that will listen and understand that they work for the people and that they work under the direction of the Congress. No war is to be initiated without the approval of Congress. That's in the Constitution. Yet, Elliott Abrams was involved in covert wars, supplying weapons, taking money from the sultan of Brunei, buying weapons and selling weapons in Iran, and then taking the proceeds of that and giving it to authoritarians in Nicaragua. So, yeah, that's all a little bit scary that people are willing to go against the will of Congress. Congress prohibited this behavior, and they were doing it anyway in secret. I don't think that bodes well for somebody that would have so much power.

BLITZER: Senator, what do you say to those that say he was a senior official under President Reagan. He was implementing President Reagan's policies in Central America. He was a senior official under President Bush. He was implementing President Bush's policies. And he has had a pretty distinguished career in the Council on Foreign Relations and elsewhere. And if the president likes them, even though he was so critical of the president, what's wrong with bringing in a critic?

PAUL: Well, if President Trump was telling us that he didn't like nation building, why would he want somebody to run the State Department who is for nation building? If President Trump said the Iraq War was one of our biggest mistakes in recent decades, why would he want somebody who is an architect of this?

I don't buy really that Elliott Abrams was just listening to Ronald Reagan in Iran/Contra. I sort of believe that maybe they were running their own war, with or without the president's knowledge, to tell you the truth. And I don't want a government within a government. I don't want a secret government that's waging a secret war without the permission of the people. Our founding fathers didn't want this. I don't believe Donald Trump wants that.

All I would caution is that you ought to be very wary about picking someone that has their own agenda, and it's an agenda diametrically opposite and opposed to everything President Trump has said he is for. I don't see how they fit together, and I'm hoping it doesn't happen.

[13:45:28] BLITZER: If he is nominated, you will not vote to confirm him, is that what I'm hearing?

PAUL: No. I can't vote. I mean, he was convicted of deceiving Congress. I can't vote for someone --


BLITZER: He was pardoned by President Bush.

PAUL: Pardoned doesn't always mean you're not guilty. It just means you have friends in high places. So, I would say that lying to Congress is a big offense. When you have to have oversight and you have to have separation of power, one part of government checking another, if the executive branch appoints someone who has a history of lying to Congress, that doesn't bode well for oversight.

BLITZER: Senator Rand Paul, thanks, as usual, for joining us.

PAUL: Thank you.

BLITZER: All right, we are told they are moments away. Let's get another quick break. We'll be right back.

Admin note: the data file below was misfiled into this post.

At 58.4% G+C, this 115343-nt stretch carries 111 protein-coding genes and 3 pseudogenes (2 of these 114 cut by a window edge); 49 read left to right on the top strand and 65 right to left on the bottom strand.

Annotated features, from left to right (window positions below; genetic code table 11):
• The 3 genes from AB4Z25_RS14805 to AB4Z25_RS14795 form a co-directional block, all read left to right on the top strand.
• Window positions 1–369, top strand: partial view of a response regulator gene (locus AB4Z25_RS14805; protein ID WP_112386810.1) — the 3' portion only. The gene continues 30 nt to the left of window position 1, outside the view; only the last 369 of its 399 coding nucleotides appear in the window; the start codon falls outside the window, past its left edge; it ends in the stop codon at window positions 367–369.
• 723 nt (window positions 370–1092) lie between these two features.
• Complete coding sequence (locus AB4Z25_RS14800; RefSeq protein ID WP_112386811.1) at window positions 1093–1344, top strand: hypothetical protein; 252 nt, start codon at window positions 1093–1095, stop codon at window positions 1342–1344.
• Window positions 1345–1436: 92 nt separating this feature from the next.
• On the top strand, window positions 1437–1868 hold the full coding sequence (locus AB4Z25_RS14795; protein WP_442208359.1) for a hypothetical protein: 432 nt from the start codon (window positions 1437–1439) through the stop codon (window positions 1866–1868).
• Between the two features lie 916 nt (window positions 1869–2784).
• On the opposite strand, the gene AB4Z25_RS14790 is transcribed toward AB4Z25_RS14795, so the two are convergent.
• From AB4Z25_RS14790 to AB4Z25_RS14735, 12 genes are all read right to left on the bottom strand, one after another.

BLITZER: All right, Sean Spicer, the White House press secretary, has just started his briefing.

SEAN SPICER, WHITE HOUSE PRESS SECRETARY: -- administration is getting in its pro-jobs agenda. Intel CEO Brian Krzanich announced that his company is opening a high-tech manufacturing facility in Arizona that will create roughly 10,000 jobs, between the factory itself and its supply chain, which is the latest wave in an economic optimism that's sweeping the country following the president's victory.

In his inaugural address, the president laid out an ambitious vision to create 25 million jobs over the next decade. From the beginning of his campaign to bringing jobs back to our struggling community has been one of the parts of the president's message that most resonated with the American people.

Having hired tens of thousands people himself, the president is keenly aware of what prevents businesses from being successful in creating jobs in the current economy.

President Obama, by contrast, visited the same factory site where this factory will be built during his last reelection visit in 2012, touting the government incentives that were supposed to bring back jobs that had been lost to Asia. President Trump knows that for business, the real government incentive is the government restraining itself.

For too many years, Washington has smothered industry in this country under burdensome regulations. This administration will set out to free businesses from constraints of government bureaucracy and regulation. Under the president's buy American, hire American agenda, the government is going to get out of the way of businesses to allow them to thrive.

Just last week, the president signed what we've been calling the one- in/two-out executive order requiring that new -- every new federal regulation that's adopted, two must be eliminated. This new rule will provide much-needed relief for businesses who have been regulated and saddled with an absolutely staggering amount of additional red tape, as much as $1.9 trillion per year by some estimates.


In 2014, the National Association of Manufacturers calculated the companies in every industry paid an average of $9,991 per employee to comply with federal regulations and it's only gotten worse since that study was conducted.